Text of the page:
Citizen group pushes for closing tax loopholes
MARQUETTE – The executive director for Michigan Citizen Action is calling on area residents to contact their legislators in an effort to “end corporate tax breaks.”
“The Congress faces a choice – continue trudging down the austerity road of budget cuts and sluggish growth or turn to prosperity built on investing in our people and everyone paying their fair share of taxes,” said Linda Teeter during a Wednesday press conference in Marquette. “That choice is what the budget battles in Washington, D.C., will be this fall.”
Teeter said her organization – a citizen watchdog group working to ease the tax burden on the middle class – recently released a report titled “The High Price of Tax Loopholes,” which details “the sacrifices that working Michiganders have made so large corporations can reap the benefits of big tax breaks.”
“You can do medical research and invest in that or give tax breaks for CEO’s pay,” Teeter said. “Head Start for children or tax breaks for corporate jets. Food for low income people or tax subsidies for CEO’s … bonuses.”
State Rep. John Kivela, D-Marquette, was also on hand to offer some remarks.
Kivela spoke briefly about the Michigan Business Tax, which was repealed two years ago amid complaints from that it unfairly taxed certain businesses more than others.
“Some may argue that the Michigan Business Tax was fundamentally unfair to different businesses, and I probably fall in that category,” Kivela said. “It was unfair. Some businesses paid a lot more than others. But simply removing it was the wrong answer. If it’s unfair, make it fair to businesses. But when they removed it, it shifted that burden to the working families.”
Kivela said while corporations and the wealthy few were receiving tax breaks, the burden of making up revenue once provided by them has fallen to the working class and working poor.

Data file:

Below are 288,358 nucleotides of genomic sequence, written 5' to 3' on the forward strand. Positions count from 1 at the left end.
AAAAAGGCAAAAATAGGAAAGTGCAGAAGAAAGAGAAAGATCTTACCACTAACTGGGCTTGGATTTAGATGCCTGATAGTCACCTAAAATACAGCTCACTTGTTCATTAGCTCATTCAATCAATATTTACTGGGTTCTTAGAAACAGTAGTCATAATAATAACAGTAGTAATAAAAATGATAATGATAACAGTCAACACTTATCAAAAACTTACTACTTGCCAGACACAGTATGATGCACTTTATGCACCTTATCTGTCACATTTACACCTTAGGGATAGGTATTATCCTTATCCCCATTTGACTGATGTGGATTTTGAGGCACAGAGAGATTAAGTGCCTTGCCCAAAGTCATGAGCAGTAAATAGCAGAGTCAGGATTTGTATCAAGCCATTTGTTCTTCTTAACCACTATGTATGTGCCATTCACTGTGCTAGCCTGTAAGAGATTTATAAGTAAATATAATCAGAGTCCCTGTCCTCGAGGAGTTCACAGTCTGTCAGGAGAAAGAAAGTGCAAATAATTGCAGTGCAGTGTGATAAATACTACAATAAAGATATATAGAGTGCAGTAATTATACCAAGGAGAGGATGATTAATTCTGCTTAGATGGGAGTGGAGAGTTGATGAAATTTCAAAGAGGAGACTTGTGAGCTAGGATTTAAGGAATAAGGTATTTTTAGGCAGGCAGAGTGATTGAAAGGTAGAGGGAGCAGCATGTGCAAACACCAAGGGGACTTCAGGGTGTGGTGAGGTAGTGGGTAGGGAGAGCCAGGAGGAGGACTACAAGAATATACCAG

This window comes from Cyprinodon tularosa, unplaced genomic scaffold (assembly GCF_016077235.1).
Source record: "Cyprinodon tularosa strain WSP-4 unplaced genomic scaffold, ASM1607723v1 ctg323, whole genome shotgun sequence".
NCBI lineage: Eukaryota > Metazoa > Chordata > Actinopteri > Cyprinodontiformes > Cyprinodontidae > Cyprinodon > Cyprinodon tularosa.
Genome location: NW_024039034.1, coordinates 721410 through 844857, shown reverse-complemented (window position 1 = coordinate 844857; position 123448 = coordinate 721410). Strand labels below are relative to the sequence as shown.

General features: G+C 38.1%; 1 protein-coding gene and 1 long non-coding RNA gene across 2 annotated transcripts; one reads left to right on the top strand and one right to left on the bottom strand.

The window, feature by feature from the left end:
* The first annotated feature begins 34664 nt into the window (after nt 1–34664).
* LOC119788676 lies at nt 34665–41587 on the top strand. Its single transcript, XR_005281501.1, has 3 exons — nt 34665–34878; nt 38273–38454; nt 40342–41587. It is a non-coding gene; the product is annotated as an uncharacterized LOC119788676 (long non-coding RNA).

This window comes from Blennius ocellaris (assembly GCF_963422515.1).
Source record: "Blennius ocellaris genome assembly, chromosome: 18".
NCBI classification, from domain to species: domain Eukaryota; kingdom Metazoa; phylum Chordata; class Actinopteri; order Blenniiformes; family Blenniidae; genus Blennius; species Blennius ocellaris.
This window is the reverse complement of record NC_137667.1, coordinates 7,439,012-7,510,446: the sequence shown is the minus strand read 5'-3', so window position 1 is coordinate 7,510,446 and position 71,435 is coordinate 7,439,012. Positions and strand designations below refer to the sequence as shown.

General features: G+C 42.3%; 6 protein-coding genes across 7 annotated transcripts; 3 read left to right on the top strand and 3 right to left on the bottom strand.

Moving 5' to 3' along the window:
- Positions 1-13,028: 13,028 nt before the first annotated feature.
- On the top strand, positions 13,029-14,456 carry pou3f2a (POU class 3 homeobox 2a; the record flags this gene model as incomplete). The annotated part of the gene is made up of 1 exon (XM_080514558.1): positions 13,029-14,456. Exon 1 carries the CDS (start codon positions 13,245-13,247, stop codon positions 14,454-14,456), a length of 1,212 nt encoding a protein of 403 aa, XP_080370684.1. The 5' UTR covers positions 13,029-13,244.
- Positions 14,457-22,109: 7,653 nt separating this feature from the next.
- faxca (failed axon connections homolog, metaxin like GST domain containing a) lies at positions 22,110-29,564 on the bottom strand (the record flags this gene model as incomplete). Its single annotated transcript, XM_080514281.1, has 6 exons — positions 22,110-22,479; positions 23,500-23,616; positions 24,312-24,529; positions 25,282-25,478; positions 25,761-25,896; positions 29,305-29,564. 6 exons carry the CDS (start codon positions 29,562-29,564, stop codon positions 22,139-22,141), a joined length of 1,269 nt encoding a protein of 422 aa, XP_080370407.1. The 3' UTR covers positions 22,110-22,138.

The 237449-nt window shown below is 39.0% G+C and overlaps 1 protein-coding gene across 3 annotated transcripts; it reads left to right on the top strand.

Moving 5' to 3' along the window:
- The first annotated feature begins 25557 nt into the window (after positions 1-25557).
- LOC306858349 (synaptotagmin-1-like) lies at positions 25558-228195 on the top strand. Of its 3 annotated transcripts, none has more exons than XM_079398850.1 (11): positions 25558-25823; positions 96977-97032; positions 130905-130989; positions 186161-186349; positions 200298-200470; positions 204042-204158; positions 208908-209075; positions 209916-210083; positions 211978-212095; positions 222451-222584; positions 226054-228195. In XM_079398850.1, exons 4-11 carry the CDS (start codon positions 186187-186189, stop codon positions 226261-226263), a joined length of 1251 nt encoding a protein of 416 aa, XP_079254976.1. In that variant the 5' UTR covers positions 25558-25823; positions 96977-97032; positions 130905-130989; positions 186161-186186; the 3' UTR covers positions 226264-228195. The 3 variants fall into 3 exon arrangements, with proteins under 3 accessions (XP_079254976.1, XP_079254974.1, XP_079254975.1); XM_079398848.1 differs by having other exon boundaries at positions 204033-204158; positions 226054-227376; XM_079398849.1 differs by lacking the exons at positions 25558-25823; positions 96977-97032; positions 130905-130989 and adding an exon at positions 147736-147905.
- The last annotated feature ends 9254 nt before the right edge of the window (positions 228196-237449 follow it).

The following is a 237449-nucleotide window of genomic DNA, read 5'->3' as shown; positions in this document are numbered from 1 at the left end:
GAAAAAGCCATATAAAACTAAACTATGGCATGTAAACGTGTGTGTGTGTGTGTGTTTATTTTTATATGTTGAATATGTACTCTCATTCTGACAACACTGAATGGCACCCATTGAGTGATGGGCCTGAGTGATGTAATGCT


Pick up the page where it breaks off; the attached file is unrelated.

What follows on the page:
“Tax fairness means corporations and the wealthiest of individuals need to be contributing their fair share,” Kivela said. “It means the fiscal burdens of growing Michigan’s economy, supporting our schools and caring for our elderly are not put entirely on the backs of middle class workers.”
Stu Skauge, Marquette and Alger County UniServ director for the Michigan Education Association, spoke about the struggle of Michigan’s schools in the wake of continual cuts to education.
“Schools can barely keep their head above water,” Skauge said. “Every politician, every elected official, every person on both sides of the aisle – Democrat or Republican – will tell you education is our future. If you want to move a business into an area, you have to have good education and when we’re not collecting enough taxes, people can get these loopholes and get out of paying their taxes, that’s going to translate into a real detrimental effect on our schools. And that’s happening. It’s not coming. It’s here.”
Teeter urged area residents to contact their elected officials at the state and national level to talk about taxation.
Jackie Stark can be reached at 906-228-2500, ext. 242.